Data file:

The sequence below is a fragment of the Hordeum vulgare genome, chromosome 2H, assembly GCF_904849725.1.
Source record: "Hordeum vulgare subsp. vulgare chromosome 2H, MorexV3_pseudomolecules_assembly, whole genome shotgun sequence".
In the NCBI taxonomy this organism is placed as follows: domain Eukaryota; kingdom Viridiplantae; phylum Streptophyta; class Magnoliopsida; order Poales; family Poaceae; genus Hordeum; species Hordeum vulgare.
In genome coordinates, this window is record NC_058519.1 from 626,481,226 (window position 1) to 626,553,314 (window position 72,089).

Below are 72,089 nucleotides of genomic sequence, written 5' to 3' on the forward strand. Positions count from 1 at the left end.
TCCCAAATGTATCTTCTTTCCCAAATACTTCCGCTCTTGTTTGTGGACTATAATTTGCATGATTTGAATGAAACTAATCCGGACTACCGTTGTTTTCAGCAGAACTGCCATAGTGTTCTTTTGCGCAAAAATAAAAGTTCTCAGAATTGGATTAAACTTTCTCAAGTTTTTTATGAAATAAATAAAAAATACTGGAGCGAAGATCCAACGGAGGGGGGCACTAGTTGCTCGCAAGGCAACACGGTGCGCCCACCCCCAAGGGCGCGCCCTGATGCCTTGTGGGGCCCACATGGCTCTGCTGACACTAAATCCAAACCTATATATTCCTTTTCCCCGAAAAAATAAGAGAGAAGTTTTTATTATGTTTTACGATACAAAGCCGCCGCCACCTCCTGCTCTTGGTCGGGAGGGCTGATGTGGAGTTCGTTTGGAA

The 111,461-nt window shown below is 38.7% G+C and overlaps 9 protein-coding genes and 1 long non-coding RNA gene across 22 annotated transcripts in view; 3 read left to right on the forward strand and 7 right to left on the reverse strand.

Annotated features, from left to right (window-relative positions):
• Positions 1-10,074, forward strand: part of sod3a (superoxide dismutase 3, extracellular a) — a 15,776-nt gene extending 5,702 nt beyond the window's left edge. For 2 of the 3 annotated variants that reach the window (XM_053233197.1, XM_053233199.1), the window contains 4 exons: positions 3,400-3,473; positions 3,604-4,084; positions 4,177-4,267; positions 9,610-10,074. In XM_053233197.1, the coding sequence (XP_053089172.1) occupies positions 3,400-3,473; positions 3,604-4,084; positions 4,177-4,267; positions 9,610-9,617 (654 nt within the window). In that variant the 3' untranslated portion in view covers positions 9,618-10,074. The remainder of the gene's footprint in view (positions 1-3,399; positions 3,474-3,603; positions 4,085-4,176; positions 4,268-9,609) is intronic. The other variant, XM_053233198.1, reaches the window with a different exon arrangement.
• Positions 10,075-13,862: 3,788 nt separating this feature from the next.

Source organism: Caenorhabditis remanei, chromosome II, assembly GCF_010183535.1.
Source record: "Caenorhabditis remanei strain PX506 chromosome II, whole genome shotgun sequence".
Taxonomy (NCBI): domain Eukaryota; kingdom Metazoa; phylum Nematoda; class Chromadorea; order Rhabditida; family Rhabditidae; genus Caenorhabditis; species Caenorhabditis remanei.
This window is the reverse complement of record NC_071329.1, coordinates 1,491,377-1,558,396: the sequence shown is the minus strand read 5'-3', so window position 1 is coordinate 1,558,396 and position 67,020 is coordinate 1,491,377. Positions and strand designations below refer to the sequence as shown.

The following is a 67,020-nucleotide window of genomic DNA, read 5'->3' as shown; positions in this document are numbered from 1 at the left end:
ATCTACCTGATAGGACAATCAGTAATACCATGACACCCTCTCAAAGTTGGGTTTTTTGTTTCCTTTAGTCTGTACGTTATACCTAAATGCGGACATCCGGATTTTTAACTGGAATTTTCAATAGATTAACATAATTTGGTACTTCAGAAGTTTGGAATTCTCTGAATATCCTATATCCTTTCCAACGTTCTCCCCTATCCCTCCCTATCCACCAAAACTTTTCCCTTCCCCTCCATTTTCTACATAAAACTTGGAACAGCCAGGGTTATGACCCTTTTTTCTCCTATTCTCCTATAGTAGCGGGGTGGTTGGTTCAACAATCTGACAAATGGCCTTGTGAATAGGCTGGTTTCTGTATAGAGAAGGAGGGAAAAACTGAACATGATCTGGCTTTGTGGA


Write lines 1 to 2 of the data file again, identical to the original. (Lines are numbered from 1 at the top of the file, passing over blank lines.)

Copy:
The sequence below is a fragment of the Hordeum vulgare genome, chromosome 2H, assembly GCF_904849725.1.
Source record: "Hordeum vulgare subsp. vulgare chromosome 2H, MorexV3_pseudomolecules_assembly, whole genome shotgun sequence".